Magnificat anima mea Dominum for the gift of Clare, a woman who was both free and in love.  The gesture which happened 800 years ago, which we recall today, was marked not only a break from a way of life that is described in the Legend as a “withering and false flower of worldliness” (LCl 4), but also and more so, marked the beginning of a path of total freedom.  This path of total freedom was trodden under the guidance of Francis, who was her “pillar”, “her sole consolation after God”, and the “support” of the Poor Sisters (Test 38; cf LCl 6) until the journey was completed after the “long martyrdom of a serious illness” (LCl 44), “when the temple of the flesh was undone”, and the soul departed well escorted and “rewarded with eternal laurels” in eternal bliss (cf. LCl 46).  At that moment, Clare was truly a free woman.

Since her youth, Clare was drawn by the Spirit, led into the desert where she heard his voice (cf. Hos 2, 14ss), thus discovering his beauty there.  She thus allowed herself to be conquered by the “most beautiful among the children of men” (IICl 20), espousing him forever (Hos 2, 21), and entrusting herself fully to him who gave himself fully to us – as Francis would say (Lord 37).  United to Christ like the branch is to the vine (cf. Jn 15, 4ss), she no longer sees or thinks of anyone else, for her “mind and heart” (cf. IIICl 12-13) are constantly turned toward the Lord (cf. IVCl 15).  Such is the fascination of Clare with Christ, her Spouse with whom she is deeply in love and outside of whom she wishes to contemplate no other.  Christ, for her, is the Spouse of a nobler lineage (ICl 7), whose appearance is more beautiful (ICl 9), whose beauty all the blessed hosts of the heavens unceasingly admire, and whose glorious vision will bless all the citizens of the heavenly Jerusalem (IVCl 10. 13).

Seduced by such beauty, she could not help but write yesterday to Agnes and today to each one of us, saying, “gaze attentively…, consider…, contemplate…” (IVCl 19. 22. 28), “hold fast…see…yearn to follow Christ” (II 18. 20), whose love “makes us happy” (IVCl 11) and “transforms your entire being into the image of the Divine One himself (IIICl 13).  It is clear that Clare’s gaze on Christ is the gaze of a bride toward the bridegroom; it is the gaze of a woman deeply in love, in her case, in love with Christ, the “most beautiful among men”, who became the most vile of men for our salvation (IICl 19).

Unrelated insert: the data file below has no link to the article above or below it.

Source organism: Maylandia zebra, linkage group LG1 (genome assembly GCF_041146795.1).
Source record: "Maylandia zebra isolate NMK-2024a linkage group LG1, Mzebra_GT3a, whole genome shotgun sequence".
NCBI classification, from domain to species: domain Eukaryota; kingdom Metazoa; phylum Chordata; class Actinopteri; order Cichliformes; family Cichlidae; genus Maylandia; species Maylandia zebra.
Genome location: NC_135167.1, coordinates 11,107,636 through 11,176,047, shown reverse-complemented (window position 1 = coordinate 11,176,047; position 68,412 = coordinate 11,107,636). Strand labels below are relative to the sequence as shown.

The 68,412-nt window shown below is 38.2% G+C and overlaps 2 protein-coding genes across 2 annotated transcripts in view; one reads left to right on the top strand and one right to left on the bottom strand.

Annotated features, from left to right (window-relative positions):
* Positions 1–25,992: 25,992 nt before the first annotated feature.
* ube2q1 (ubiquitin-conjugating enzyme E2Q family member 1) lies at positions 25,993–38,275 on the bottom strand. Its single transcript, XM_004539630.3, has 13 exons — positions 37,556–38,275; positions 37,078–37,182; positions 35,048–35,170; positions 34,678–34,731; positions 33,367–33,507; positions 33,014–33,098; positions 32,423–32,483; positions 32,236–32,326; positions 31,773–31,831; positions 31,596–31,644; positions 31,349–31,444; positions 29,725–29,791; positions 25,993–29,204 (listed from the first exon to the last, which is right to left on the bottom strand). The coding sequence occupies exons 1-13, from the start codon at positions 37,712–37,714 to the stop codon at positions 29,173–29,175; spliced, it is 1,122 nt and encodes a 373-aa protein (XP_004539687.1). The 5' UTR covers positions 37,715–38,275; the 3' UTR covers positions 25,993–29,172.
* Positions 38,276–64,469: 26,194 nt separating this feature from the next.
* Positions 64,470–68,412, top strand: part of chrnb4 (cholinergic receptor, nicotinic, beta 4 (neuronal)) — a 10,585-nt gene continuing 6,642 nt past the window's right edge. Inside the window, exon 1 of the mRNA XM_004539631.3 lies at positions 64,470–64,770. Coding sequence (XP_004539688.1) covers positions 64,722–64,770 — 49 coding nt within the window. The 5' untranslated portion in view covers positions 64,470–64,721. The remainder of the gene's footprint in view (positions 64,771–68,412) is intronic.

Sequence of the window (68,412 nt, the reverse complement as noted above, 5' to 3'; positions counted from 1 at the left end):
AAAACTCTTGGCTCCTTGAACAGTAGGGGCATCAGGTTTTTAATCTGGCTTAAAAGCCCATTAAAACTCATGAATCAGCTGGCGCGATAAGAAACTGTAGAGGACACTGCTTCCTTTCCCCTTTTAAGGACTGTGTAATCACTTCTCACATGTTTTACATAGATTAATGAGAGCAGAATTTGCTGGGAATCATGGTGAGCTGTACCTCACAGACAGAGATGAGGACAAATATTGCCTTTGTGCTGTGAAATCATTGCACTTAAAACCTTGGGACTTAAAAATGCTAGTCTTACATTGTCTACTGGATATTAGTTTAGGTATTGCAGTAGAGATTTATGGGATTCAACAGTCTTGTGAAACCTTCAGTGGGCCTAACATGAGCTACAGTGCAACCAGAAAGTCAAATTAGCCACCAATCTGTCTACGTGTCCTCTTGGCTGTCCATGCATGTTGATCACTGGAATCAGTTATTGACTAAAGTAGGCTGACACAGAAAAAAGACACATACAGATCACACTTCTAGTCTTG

At this discovery, how can we not hurry on the night of Palm Sunday of 1211 (cf. ICl 8) and embrace the highest poverty?  At such a discovery, what importance does any trial have?  When Br. Rainaldo was inviting her to patience for her sufferings caused by her illness, Clare responded, “Ever since I came to know the grace of Jesus Christ, my Lord, through his servant Francis, no pain has been too burdensome, no penance too heavy, and no illness too unbearable, my dear brother” (Letter of St. Clare 44).  At such a discovery, how can she not resist with firm perseverance to the impetuous violence of family members who sought in vain to dissuade her from her purpose? (cf. LCl 9).  At such a discovery, how can we not be amazed here, in the Porziuncula, where she rejected the “allurings of Babylon”, “fled the world”, “allowed her hair to be cut off by the hand of the Friars, and abandoned her adornments forever”?  This was the strength of the love which she felt for the poor and crucified Christ, which enabled Clare not to vacillate in her spirit or lessen in her fervor, or let herself be snatched from both the service of Christ and her quest for sanctity (cf. LCl 9).  In the life of Clare and of every believer, according to the measure in which Christ gradually takes possession of the heart, everything else is of no account (cf. 2Cor 4, 7ss).

Clare, then, is a woman free and in love; Clare, a Christian woman as St. Francis called her; Clare, a new woman as Celano called her.  In fact, in one of her letters to St. Agnes, she wrote, “If you suffer with him, with him you will reign.  If you weep with him, with him you will rejoice.  If you die with him on the Cross of Tribulation, with him you will possess the heavenly dwelling in the splendor of the saints” (IICl 21).  Hence, to suffer with, to condole with, and to die with leads to reigning with, rejoicing with, and possessing with.  Urged by the example of Clare, then, we, too, walk in her footsteps with that same drive and enthusiasm, “with swift steps” (IICl 12) and without letting ourselves be covered with “any shadow of melancholy” (IIICl 11).